“Do you ever feel like a bit of a chameleon?”
I remember my coach Lianne Raymond asking me this several years ago.
I froze. My eyes went wide.
“Yes…,” I half-exclaimed, half-whispered.
How did she know?!?
I suddenly felt both seen and exposed. One part of me breathed a sigh of relief, while another part wanted to duck for cover.
After several years of coaching women through the portal from Good Girl to Wise & Wild Woman I now know how familiar this chameleon tendency is, but often, we don’t talk about it or name it.
Chameleons are amazing creatures. They are able to change the color of their scales in order to better blend into their environment. So it is with Good Girls.
Depending on the environment we find ourselves in and the people within it, we begin to morph. Sometimes it is slight and subtle, at other times more noticeable and dramatic. Without even noticing it ourselves, our bodies slide into the mold that we think the other person will best respond to.
Chameleon behavior is a larger part of people pleasing, in that we learn to become the version of ourselves that we believe the other person wants us to be.
What I have also noticed within myself and with the women I have worked with is that this tendency (and overall patterns of people pleasing), are also closely intertwined with empathy. Which makes sense.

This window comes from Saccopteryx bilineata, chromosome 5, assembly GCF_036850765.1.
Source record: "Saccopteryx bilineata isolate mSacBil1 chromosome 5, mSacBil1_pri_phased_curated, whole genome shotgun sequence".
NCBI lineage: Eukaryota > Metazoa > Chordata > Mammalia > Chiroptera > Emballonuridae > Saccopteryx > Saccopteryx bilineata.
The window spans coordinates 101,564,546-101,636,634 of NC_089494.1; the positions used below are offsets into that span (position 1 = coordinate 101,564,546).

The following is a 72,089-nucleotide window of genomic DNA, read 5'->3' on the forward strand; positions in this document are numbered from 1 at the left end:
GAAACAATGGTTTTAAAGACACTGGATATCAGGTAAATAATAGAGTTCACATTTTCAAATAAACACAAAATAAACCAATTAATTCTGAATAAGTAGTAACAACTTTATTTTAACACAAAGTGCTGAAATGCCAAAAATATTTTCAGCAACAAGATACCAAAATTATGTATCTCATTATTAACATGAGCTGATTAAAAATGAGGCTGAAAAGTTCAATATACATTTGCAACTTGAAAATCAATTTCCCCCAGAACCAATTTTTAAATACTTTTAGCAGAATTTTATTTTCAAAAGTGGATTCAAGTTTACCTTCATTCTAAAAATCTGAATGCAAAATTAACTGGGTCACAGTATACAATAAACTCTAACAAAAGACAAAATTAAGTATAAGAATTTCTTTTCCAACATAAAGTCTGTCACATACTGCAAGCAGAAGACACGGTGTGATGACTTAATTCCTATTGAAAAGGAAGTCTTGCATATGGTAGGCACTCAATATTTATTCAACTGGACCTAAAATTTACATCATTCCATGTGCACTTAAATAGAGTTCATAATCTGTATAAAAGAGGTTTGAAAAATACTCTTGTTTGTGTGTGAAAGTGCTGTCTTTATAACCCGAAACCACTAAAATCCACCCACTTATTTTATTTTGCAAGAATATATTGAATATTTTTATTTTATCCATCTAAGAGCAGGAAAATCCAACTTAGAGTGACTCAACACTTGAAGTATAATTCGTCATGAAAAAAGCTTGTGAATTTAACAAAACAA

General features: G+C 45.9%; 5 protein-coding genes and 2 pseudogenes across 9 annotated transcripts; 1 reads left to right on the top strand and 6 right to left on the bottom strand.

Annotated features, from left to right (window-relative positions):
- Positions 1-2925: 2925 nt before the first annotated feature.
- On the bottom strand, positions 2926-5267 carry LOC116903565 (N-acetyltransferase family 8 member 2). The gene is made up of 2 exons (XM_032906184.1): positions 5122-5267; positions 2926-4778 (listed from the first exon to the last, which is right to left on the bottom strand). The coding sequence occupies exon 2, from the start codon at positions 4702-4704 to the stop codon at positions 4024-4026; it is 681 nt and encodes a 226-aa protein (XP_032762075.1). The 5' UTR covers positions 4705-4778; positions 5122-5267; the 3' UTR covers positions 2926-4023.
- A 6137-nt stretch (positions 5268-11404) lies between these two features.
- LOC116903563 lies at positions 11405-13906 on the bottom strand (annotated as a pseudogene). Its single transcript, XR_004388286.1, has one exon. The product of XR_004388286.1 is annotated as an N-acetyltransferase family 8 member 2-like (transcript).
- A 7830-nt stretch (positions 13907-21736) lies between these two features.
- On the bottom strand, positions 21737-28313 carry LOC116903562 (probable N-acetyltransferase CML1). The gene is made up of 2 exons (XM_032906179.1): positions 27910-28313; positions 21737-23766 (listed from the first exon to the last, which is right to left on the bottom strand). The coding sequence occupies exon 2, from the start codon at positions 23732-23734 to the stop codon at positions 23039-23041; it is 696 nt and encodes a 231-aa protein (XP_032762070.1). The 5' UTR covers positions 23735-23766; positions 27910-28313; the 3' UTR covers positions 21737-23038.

When we are empathic beings, we intuitively sense how other people feel, even if they are not making their feelings overt. In fact, our high levels of empathy are what make us so damn good at people pleasing and being chameleons! If we weren’t able to sense other people in this way, we would have a much harder time sliding into the role that we think they want us to play.
The unspoken truth however, is that though Good Girls can tend to have many relationships and people who like them, at our core we feel quite lonely without knowing why.
The reason is that no one sees us.
We don’t even see us.
Therefore, true relationship (which is often what we most want!), it is not possible. We are afraid to reveal ourselves to another as we are, without subtly controlling or manipulating their response.
Our changing colors become a form of armor that we hide behind.
To shift out of the Good Girl and into the Wise & Wild Woman we must become aware of these patterns within ourselves and explore them with curiosity, compassion, and courage. We must be willing to see and to hold our shadows with love – our fear of being unlovable as we are, our unconscious desire for power in relationships.
This simple act of seeing without judgment begins to release the Good Girl’s grasp on us.
This act of seeing with the heart is itself part of the shift into the Wise & Wild Woman.